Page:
Does anybody know what day it is? Nope? … Me neither.
A few weeks ago, as stay at home orders started rolling out, we found ourselves asking many questions …
Is the internet still going to work with the whole world working from their homes? Is Zoom going to crash? Will my happy hour be as much fun when it’s on Google Hangout? Will I (or my team) be as productive as they are in the office, at home? Will I be able to successfully work remotely when my whole family is joining in on conference calls?
Well, the good news is, we’ve gotten a lot of those initial questions answered in these last few weeks.
We know that virtual happy hours and coffee breaks are all the rage and plan to do way more of them. We know that we can get the work done safely in our homes (still working on that sane part!). We are finding that our kids are resilient, and our colleagues actually enjoy seeing our families and pets make guest appearances on our calls.
We’ve found comfort together in this uncomfortable time.
But as we enter weeks four, five, and likely many more for most of us – how do we keep up the motivation?
It’s likely we’re all starting to realize that as the ‘new-ness’ wears off, and as we get tired of being at home, it is going to be a challenge to stay motivated every. single. day. No matter how much we love what we do.
Here are some tips for you and yours as we enter this next phase of quarantine.
If it’s not working – fix it. It’s true what they say about sticking to a routine – it is so important. But many people are trying to stay as close to their “regular” routine as possible and that may not be a solid, long-term solution. If you are finding challenges sticking to that (or even establishing a regular routine in general) identify what the challenges are and give yourself permission to alter your routine and find what works. From there, keep evaluating and sticking to it as much as possible. It is also important to establish a different routine on the weekends so that you can physically and emotionally feel the difference between a workday and a weekend.
Set your boundaries. Right now, we are all living going from one room to the next so there’s very little to ‘change up.’ But if you have a home office, walk out and shut the doors at the end of the day. If you typically have your office set up on the dining room table, or another makeshift office space – take it down, or completely unplug when you’re done for the day. Avoid the temptation of just being able to easily sign back online if you’re finished until tomorrow. Get your space back and make a physical distinction between professional and personal life in your space so you have time to recharge and get prepared for the next day.
Treat yourself. Listen. None of us have ever lived in a pandemic like this before so basically, we’re all doing great. Find something that feels like a treat everyday – 5 minutes of alone time, a walk outside, take your lunch outside, enjoy a binge-worthy TV series (or 2) without the guilt, order carry-out from favorite restaurant. Find sources of fun in your day and give yourself something to look forward to.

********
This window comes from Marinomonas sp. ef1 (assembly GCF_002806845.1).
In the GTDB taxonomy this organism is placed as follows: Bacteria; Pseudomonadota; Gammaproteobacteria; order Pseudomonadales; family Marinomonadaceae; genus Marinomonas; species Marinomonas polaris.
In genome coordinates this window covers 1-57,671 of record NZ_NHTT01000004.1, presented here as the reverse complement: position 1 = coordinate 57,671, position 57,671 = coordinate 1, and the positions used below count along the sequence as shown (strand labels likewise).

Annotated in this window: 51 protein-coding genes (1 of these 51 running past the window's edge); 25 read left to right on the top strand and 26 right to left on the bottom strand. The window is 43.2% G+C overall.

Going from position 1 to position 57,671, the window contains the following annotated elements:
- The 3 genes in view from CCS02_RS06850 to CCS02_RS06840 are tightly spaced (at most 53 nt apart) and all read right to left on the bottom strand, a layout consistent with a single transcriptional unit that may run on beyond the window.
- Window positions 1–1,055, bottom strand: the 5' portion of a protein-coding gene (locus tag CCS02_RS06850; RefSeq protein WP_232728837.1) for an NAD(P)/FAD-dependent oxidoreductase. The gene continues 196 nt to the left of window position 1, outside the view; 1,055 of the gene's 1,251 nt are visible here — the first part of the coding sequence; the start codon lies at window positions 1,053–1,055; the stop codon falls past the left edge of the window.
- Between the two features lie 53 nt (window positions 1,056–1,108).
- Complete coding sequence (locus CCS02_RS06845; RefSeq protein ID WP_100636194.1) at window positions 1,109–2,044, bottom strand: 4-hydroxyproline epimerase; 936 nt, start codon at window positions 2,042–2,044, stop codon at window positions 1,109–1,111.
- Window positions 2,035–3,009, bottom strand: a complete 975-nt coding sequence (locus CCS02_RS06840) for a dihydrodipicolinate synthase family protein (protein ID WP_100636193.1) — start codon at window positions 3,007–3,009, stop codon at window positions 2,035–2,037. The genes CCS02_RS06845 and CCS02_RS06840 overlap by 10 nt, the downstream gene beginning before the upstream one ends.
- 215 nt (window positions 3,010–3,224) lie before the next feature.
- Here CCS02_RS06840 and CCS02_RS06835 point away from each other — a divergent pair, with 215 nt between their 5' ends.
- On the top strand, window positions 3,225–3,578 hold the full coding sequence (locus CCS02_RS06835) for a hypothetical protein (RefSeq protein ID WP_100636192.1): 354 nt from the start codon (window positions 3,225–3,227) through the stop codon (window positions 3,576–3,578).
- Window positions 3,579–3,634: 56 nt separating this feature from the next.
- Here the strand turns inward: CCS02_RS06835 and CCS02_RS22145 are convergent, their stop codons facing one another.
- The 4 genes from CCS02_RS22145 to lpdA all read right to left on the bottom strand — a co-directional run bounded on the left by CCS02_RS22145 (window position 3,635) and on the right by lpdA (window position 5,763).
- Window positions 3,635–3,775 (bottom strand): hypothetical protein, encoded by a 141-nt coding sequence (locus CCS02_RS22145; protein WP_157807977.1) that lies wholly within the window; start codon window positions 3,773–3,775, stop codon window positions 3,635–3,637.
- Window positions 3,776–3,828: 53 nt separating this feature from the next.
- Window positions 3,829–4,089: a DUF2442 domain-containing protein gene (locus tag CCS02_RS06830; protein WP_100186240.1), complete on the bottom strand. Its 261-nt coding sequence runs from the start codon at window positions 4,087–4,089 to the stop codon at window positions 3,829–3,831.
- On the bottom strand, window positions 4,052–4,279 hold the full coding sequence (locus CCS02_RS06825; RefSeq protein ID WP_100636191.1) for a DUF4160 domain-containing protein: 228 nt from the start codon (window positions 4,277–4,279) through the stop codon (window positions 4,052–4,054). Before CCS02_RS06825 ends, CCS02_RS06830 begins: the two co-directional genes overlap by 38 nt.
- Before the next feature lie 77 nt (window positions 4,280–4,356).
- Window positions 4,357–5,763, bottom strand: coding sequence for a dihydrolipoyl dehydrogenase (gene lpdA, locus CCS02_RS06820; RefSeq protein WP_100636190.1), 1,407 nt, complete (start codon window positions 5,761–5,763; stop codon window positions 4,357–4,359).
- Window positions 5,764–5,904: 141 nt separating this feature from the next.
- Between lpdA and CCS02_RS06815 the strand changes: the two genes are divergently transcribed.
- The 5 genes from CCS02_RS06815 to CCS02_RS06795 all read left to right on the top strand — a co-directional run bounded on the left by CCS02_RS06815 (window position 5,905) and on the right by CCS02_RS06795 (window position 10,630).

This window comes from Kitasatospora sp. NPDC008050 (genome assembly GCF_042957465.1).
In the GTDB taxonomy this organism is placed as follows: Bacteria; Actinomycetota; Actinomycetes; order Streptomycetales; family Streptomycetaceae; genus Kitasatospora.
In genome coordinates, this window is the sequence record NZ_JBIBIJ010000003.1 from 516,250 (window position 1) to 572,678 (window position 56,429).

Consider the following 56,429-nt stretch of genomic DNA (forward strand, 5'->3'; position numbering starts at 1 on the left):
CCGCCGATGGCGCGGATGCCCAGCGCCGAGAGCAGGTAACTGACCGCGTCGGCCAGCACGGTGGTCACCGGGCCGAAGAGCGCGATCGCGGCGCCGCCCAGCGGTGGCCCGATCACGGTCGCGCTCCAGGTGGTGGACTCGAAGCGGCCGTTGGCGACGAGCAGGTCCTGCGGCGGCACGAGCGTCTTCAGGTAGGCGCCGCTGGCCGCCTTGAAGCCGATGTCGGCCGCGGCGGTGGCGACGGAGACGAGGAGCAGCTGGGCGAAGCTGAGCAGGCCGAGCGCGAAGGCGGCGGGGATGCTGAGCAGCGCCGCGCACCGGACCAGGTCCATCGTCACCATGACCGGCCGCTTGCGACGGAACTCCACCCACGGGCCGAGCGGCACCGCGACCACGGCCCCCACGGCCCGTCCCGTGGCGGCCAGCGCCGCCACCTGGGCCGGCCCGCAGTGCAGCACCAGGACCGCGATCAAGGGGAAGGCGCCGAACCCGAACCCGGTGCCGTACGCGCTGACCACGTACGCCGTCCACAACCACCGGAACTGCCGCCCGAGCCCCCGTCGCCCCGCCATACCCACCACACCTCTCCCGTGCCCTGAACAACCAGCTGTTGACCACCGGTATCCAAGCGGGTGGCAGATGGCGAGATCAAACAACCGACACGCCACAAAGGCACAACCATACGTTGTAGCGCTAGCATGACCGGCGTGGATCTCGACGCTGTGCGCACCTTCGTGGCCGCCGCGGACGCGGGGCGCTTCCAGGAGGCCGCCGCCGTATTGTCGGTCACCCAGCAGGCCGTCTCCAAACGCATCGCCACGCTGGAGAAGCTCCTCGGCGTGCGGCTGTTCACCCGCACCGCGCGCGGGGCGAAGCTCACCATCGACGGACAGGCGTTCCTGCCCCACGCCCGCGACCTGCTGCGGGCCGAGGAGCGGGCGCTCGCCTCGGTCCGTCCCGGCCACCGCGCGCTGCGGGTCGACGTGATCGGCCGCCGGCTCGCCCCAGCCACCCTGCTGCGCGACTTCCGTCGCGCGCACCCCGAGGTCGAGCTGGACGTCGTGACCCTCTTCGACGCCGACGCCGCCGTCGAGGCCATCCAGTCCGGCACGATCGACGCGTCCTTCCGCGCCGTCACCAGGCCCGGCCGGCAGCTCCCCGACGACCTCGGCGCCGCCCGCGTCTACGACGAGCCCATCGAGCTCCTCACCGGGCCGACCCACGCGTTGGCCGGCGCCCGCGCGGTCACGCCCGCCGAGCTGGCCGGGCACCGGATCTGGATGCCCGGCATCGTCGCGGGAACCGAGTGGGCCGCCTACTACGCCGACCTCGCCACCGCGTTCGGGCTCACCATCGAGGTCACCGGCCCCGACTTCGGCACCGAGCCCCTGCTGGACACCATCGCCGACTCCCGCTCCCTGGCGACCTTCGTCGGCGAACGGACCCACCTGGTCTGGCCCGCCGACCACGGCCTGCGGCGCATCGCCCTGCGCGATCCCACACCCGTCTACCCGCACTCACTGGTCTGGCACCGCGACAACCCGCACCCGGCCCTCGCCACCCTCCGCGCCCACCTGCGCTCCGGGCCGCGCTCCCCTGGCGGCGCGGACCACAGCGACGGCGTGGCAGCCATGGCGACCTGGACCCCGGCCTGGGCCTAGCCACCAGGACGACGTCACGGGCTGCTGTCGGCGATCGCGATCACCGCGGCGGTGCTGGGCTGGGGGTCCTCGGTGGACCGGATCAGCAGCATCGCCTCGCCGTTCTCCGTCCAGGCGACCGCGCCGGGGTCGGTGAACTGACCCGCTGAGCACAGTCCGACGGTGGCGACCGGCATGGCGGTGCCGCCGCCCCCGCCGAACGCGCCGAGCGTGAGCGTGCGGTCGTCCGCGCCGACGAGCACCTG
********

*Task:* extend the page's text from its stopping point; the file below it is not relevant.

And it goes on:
You used to make plans after work before social distancing. Keep doing that, even though your plans may look different. Making time for yourself through all the chaos will make you more productive and keep you motivated.
Keep your productivity habits. What is it that motivates you on a regular basis? If keeping a highly color coded ‘to do’ list gives you life – keep it going. If your productivity lives in obsessively updating a digital project management tool – keep it going. Keep taking notes on conference calls and being engaged. Keep actively moving campaigns forward. Plan and organize everyday as you did before you ever heard of “COVID-19.”
Communicate. Extroverts, unite! This is a tough time for many of us who thrive on social engagement. Keep those watercooler conversations going. Stay in touch with your team, and your coworkers, just like you would if you were in the office.
Remember, there’s no time like the present. Don’t save things for “when this is over.” If there are schedules that need to be met, and deliverables that need to be done, keep them on track. This isn’t the time to pump the breaks (as we’ve all likely experienced over the last several weeks when we’ve been pedal to the metal). Keep your programs moving forward as you would at any other time. If you have a quarterly big picture meeting scheduled, have it on video conference. If you have a File Health audit due – submit it on time and actively apply those findings to moving strategies and efforts. Keep holding yourself accountable for the work that needs to get done to keep programs moving forward.
The weeks to come will be challenging. Figure out what works for you, what makes you thrive, and keep going. You’ve got this!
Written by Courtney Lewis, firstname.lastname@example.org